A Rosh Hashanah apple cake bake-off fit for reality television and another installment in the Scarlet and Sam series from award-winning author Eric A. Kimmel are among the highlights in the crop of new High Holiday books for children.
The books seize the spirit of the Jewish holidays and the excitement and anticipation of beginning anew, reflecting on the past, and celebrating the warmth and joy of Jewish traditions with family and friends.
Rosh Hashanah this year begins on the night of Sunday, Sept. 29.
“Once Upon an Apple Cake: A Rosh Hashanah Story,” for ages 7 to 10, is the debut children’s book by author Elana Rubinstein. It’s the zany, charming story of the meaning of family and the strength of Jewish tradition (not to mention a terrific recipe, too). It’s a humor-filled, heartwarming chapter book in which readers meet Saralee, an endearing 10-year-old Jewish girl whose cute-looking nose possesses the unusual superpower to sniff out scents and flavors.
As Rosh Hashanah approaches, Saralee, whose family owns a restaurant, is excited to bake her grandfather’s popular apple cake with a mystery ingredient that even Saralee can’t figure out. But then a new family opens a restaurant and threatens to take over the apple cake business.
When zayde bumps his head, he temporarily forgets the secret to the cake. Will Saralee rise to the occasion and win a contest judged by a famous food critic? More than anything, Saralee wishes that her grandfather returns home from the hospital for Rosh Hashanah.
The cartoon illustrations by Jennifer Naalchigar add zest to Rubinstein’s efforts. The recipe is included at the end of the book.
“Whale of a Tale,” listed as being for ages 6 to 10 even though it’s 152 pages, provides a modern-day riff on the biblical Book of Jonah read aloud in synagogues on Yom Kippur, preaching forgiveness over revenge. Kimmel, a master storyteller, adds his laugh-out-loud wit and light touch to this ancient and intriguing story.
It starts with brother and sister twins offering to take Grandma Mina’s centuries-old carpet to be cleaned. Engrossed in conversation with a mysterious driver from a ride-hailing service, they forget the prized carpet (with its aura of magic) that their grandmother brought with her as she fled tyranny in her native Iran.
Suddenly they find themselves transported to Jaffa in ancient Israel amid carpet sellers in the shuk. They stow away on a ship, where they reunite with their driver, Jonah, whom they learn is the biblical prophet. The stormy caper shines with references to the biblical tale, as the kids and Jonah go overboard and are swallowed up in the slimy belly of a big fish. With fierce determination, the clever kids prod the reluctant Jonah to travel to Nineveh, to be faithful to God and justice, and to speak out to the ruthless Assyrian king.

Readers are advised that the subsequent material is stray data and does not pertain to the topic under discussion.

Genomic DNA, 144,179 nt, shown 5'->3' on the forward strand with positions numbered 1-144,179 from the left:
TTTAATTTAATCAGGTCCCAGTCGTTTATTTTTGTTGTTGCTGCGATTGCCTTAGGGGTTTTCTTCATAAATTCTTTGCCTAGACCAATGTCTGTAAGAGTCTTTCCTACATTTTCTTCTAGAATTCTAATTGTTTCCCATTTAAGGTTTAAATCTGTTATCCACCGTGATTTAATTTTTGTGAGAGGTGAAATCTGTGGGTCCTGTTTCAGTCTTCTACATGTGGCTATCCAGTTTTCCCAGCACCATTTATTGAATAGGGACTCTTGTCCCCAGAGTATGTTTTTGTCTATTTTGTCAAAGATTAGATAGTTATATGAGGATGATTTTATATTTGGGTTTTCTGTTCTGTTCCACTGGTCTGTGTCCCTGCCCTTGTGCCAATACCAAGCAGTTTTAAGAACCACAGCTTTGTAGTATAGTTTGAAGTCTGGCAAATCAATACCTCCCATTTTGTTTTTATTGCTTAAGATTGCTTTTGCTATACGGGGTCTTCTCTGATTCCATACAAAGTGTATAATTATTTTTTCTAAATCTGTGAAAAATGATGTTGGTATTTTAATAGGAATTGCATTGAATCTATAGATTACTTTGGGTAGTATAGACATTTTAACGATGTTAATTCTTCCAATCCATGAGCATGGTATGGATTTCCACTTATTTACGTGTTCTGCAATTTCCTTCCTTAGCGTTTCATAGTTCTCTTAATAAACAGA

“Shanah Tovah, Grover!” is a 12-page board book by Joni Kibort Sussman for ages 1 to 4. Grover, Big Bird and other beloved Sesame Street characters welcome Rosh Hashanah with honey and apples, a shofar and a festive meal with songs and blessings. The simple verse is perfect for reading aloud to little ones and for preschoolers eager to read on their own. The colorful, delightful illustrations are by veteran Sesame Street artist Tom Leigh.
“Creation Colors” is a gloriously illustrated picture book of papercut art for ages 2 to 5. Author Ann D. Koffsky, who also wrote “Judah Maccabee Goes to the Doctor,” presents the biblical story of creation through the prism of color: from separating light from dark to the bubbling blues of the water, to the yellows of the sun, and the stripes and spots of the animals. After God created the first two people, a world full of people of all shades and hues followed.
This simple, lyrically told story is perfect for Simchat Torah, the joyful festival at the end of the High Holidays that anticipates the start of the new cycle of the weekly Torah reading that unfolds with Genesis.
“Jackie and Jesse and Joni and Jae,” for ages 3 to 8, looks at the tradition of tashlich, the custom during Rosh Hashanah of tossing crumbs or other small objects into moving water to symbolically cast away mistakes from the past year. On a crisp fall day, four good friends stroll hand-in-hand toward the river clutching small bags of sliced bread, following their rabbi and neighbors. Kids will relate as the friends recall misdeeds, like when Jae shared Jackie’s secret.
Chris Barash’s lovely rhyming verse comes to life with cartoon-like drawings in warm autumn tones of browns, orange and green. On the closing page, the friends are seen from behind, walking home, again hand in hand — a palpable reminder of the power of asking for and extending forgiveness, a theme central to the High Holidays.
“The Elephant in the Sukkah” by Sherri Mandell is for ages 3 to 8. It’s about a young boy named Ori and Henry, a lively elephant who was a circus before being sent to a farm for old elephants (where no one sings or has fun). When Henry wanders out one evening, he is enchanted by the joyful music and singing he hears from the Brenner’s family sukkah. After a few nights, he even learns the Hebrew words.
Young Ori hears Henry singing along outside the sukkah and is determined to find a way to bring the animal inside to fulfill the mitzvah of welcoming guests. The boy’s surprising solution shines with kid-friendly inventive thinking. Wearing a red-checkered shirt and small black cap, Henry tries every which way to squeeze into the sukkah. And on an author’s page, readers discover that the out-of-the-ordinary idea of elephants in a sukkah crossed the legalistic minds of the Talmud rabbis.